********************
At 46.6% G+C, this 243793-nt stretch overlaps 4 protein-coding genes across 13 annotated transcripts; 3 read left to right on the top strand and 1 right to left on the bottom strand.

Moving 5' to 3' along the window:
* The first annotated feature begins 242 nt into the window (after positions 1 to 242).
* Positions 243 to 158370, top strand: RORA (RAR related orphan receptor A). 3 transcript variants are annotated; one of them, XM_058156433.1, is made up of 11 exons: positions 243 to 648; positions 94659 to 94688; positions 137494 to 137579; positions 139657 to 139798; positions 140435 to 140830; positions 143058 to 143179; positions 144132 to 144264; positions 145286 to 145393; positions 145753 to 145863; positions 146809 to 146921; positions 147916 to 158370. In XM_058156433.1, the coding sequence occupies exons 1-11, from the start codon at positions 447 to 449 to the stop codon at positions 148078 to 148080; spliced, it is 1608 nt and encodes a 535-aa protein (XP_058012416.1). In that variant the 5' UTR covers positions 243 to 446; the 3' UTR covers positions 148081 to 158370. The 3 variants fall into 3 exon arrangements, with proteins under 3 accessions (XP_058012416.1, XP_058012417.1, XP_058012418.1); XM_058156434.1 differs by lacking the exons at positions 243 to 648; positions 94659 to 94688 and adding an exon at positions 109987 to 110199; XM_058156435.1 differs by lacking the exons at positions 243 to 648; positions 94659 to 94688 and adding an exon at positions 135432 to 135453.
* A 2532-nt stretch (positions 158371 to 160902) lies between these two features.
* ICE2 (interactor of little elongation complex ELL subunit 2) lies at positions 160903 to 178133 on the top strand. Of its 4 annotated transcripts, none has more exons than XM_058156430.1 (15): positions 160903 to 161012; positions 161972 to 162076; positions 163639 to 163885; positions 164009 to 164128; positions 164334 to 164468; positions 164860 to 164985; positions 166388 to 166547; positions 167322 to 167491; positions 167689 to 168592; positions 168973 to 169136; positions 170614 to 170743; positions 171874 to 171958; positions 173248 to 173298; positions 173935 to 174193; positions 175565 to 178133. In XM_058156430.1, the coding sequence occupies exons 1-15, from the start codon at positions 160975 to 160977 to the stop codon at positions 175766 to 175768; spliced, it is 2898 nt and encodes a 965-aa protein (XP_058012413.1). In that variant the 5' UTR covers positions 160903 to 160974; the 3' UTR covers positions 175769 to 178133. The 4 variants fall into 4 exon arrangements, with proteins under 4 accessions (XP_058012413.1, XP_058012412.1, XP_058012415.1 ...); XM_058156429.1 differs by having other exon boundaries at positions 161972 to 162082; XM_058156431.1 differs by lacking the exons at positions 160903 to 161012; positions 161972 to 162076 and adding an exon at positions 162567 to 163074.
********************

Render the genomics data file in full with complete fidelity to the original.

At 46.6% G+C, this 243793-nt stretch overlaps 4 protein-coding genes across 13 annotated transcripts; 3 read left to right on the top strand and 1 right to left on the bottom strand.

Moving 5' to 3' along the window:
* The first annotated feature begins 242 nt into the window (after positions 1 to 242).
* Positions 243 to 158370, top strand: RORA (RAR related orphan receptor A). 3 transcript variants are annotated; one of them, XM_058156433.1, is made up of 11 exons: positions 243 to 648; positions 94659 to 94688; positions 137494 to 137579; positions 139657 to 139798; positions 140435 to 140830; positions 143058 to 143179; positions 144132 to 144264; positions 145286 to 145393; positions 145753 to 145863; positions 146809 to 146921; positions 147916 to 158370. In XM_058156433.1, the coding sequence occupies exons 1-11, from the start codon at positions 447 to 449 to the stop codon at positions 148078 to 148080; spliced, it is 1608 nt and encodes a 535-aa protein (XP_058012416.1). In that variant the 5' UTR covers positions 243 to 446; the 3' UTR covers positions 148081 to 158370. The 3 variants fall into 3 exon arrangements, with proteins under 3 accessions (XP_058012416.1, XP_058012417.1, XP_058012418.1); XM_058156434.1 differs by lacking the exons at positions 243 to 648; positions 94659 to 94688 and adding an exon at positions 109987 to 110199; XM_058156435.1 differs by lacking the exons at positions 243 to 648; positions 94659 to 94688 and adding an exon at positions 135432 to 135453.
* A 2532-nt stretch (positions 158371 to 160902) lies between these two features.
* ICE2 (interactor of little elongation complex ELL subunit 2) lies at positions 160903 to 178133 on the top strand. Of its 4 annotated transcripts, none has more exons than XM_058156430.1 (15): positions 160903 to 161012; positions 161972 to 162076; positions 163639 to 163885; positions 164009 to 164128; positions 164334 to 164468; positions 164860 to 164985; positions 166388 to 166547; positions 167322 to 167491; positions 167689 to 168592; positions 168973 to 169136; positions 170614 to 170743; positions 171874 to 171958; positions 173248 to 173298; positions 173935 to 174193; positions 175565 to 178133. In XM_058156430.1, the coding sequence occupies exons 1-15, from the start codon at positions 160975 to 160977 to the stop codon at positions 175766 to 175768; spliced, it is 2898 nt and encodes a 965-aa protein (XP_058012413.1). In that variant the 5' UTR covers positions 160903 to 160974; the 3' UTR covers positions 175769 to 178133. The 4 variants fall into 4 exon arrangements, with proteins under 4 accessions (XP_058012413.1, XP_058012412.1, XP_058012415.1 ...); XM_058156429.1 differs by having other exon boundaries at positions 161972 to 162082; XM_058156431.1 differs by lacking the exons at positions 160903 to 161012; positions 161972 to 162076 and adding an exon at positions 162567 to 163074.